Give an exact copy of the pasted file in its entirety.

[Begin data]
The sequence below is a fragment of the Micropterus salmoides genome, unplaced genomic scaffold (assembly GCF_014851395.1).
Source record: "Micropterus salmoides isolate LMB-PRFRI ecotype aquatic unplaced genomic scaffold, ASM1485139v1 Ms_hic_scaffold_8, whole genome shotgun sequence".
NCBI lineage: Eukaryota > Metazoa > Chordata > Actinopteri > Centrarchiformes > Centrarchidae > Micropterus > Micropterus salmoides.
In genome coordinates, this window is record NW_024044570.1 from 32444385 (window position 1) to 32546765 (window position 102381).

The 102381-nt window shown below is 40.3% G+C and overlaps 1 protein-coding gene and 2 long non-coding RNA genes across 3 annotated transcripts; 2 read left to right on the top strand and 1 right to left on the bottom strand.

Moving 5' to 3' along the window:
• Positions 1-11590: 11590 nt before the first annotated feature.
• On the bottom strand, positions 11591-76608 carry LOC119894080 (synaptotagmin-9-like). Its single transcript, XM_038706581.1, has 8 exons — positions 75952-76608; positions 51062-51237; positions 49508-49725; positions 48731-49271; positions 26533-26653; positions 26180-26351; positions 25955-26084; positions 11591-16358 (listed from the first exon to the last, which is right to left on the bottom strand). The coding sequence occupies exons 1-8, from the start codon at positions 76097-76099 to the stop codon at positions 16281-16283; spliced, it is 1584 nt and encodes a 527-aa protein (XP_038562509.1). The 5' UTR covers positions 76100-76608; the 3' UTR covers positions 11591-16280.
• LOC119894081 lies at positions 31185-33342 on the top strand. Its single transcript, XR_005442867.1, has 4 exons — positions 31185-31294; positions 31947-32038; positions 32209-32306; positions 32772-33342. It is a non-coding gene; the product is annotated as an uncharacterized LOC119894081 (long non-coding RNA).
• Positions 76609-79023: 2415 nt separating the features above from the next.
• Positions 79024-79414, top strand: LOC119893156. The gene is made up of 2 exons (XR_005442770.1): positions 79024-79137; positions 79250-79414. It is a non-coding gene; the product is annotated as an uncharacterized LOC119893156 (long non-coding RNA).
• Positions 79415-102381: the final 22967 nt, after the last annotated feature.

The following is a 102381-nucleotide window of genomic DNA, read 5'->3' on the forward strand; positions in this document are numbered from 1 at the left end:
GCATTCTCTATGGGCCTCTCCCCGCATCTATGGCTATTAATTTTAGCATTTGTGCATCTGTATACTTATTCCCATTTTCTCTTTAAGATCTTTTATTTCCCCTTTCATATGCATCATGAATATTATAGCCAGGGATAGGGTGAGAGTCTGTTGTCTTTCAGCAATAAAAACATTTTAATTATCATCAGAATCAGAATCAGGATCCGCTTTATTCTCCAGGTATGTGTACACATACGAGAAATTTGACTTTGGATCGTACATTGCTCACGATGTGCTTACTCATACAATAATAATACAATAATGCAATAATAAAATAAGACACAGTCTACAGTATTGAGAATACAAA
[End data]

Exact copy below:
The sequence below is a fragment of the Micropterus salmoides genome, unplaced genomic scaffold (assembly GCF_014851395.1).
Source record: "Micropterus salmoides isolate LMB-PRFRI ecotype aquatic unplaced genomic scaffold, ASM1485139v1 Ms_hic_scaffold_8, whole genome shotgun sequence".
NCBI lineage: Eukaryota > Metazoa > Chordata > Actinopteri > Centrarchiformes > Centrarchidae > Micropterus > Micropterus salmoides.
In genome coordinates, this window is record NW_024044570.1 from 32444385 (window position 1) to 32546765 (window position 102381).

The 102381-nt window shown below is 40.3% G+C and overlaps 1 protein-coding gene and 2 long non-coding RNA genes across 3 annotated transcripts; 2 read left to right on the top strand and 1 right to left on the bottom strand.

Moving 5' to 3' along the window:
• Positions 1-11590: 11590 nt before the first annotated feature.
• On the bottom strand, positions 11591-76608 carry LOC119894080 (synaptotagmin-9-like). Its single transcript, XM_038706581.1, has 8 exons — positions 75952-76608; positions 51062-51237; positions 49508-49725; positions 48731-49271; positions 26533-26653; positions 26180-26351; positions 25955-26084; positions 11591-16358 (listed from the first exon to the last, which is right to left on the bottom strand). The coding sequence occupies exons 1-8, from the start codon at positions 76097-76099 to the stop codon at positions 16281-16283; spliced, it is 1584 nt and encodes a 527-aa protein (XP_038562509.1). The 5' UTR covers positions 76100-76608; the 3' UTR covers positions 11591-16280.
• LOC119894081 lies at positions 31185-33342 on the top strand. Its single transcript, XR_005442867.1, has 4 exons — positions 31185-31294; positions 31947-32038; positions 32209-32306; positions 32772-33342. It is a non-coding gene; the product is annotated as an uncharacterized LOC119894081 (long non-coding RNA).
• Positions 76609-79023: 2415 nt separating the features above from the next.
• Positions 79024-79414, top strand: LOC119893156. The gene is made up of 2 exons (XR_005442770.1): positions 79024-79137; positions 79250-79414. It is a non-coding gene; the product is annotated as an uncharacterized LOC119893156 (long non-coding RNA).
• Positions 79415-102381: the final 22967 nt, after the last annotated feature.

The following is a 102381-nucleotide window of genomic DNA, read 5'->3' on the forward strand; positions in this document are numbered from 1 at the left end:
GCATTCTCTATGGGCCTCTCCCCGCATCTATGGCTATTAATTTTAGCATTTGTGCATCTGTATACTTATTCCCATTTTCTCTTTAAGATCTTTTATTTCCCCTTTCATATGCATCATGAATATTATAGCCAGGGATAGGGTGAGAGTCTGTTGTCTTTCAGCAATAAAAACATTTTAATTATCATCAGAATCAGAATCAGGATCCGCTTTATTCTCCAGGTATGTGTACACATACGAGAAATTTGACTTTGGATCGTACATTGCTCACGATGTGCTTACTCATACAATAATAATACAATAATGCAATAATAAAATAAGACACAGTCTACAGTATTGAGAATACAAA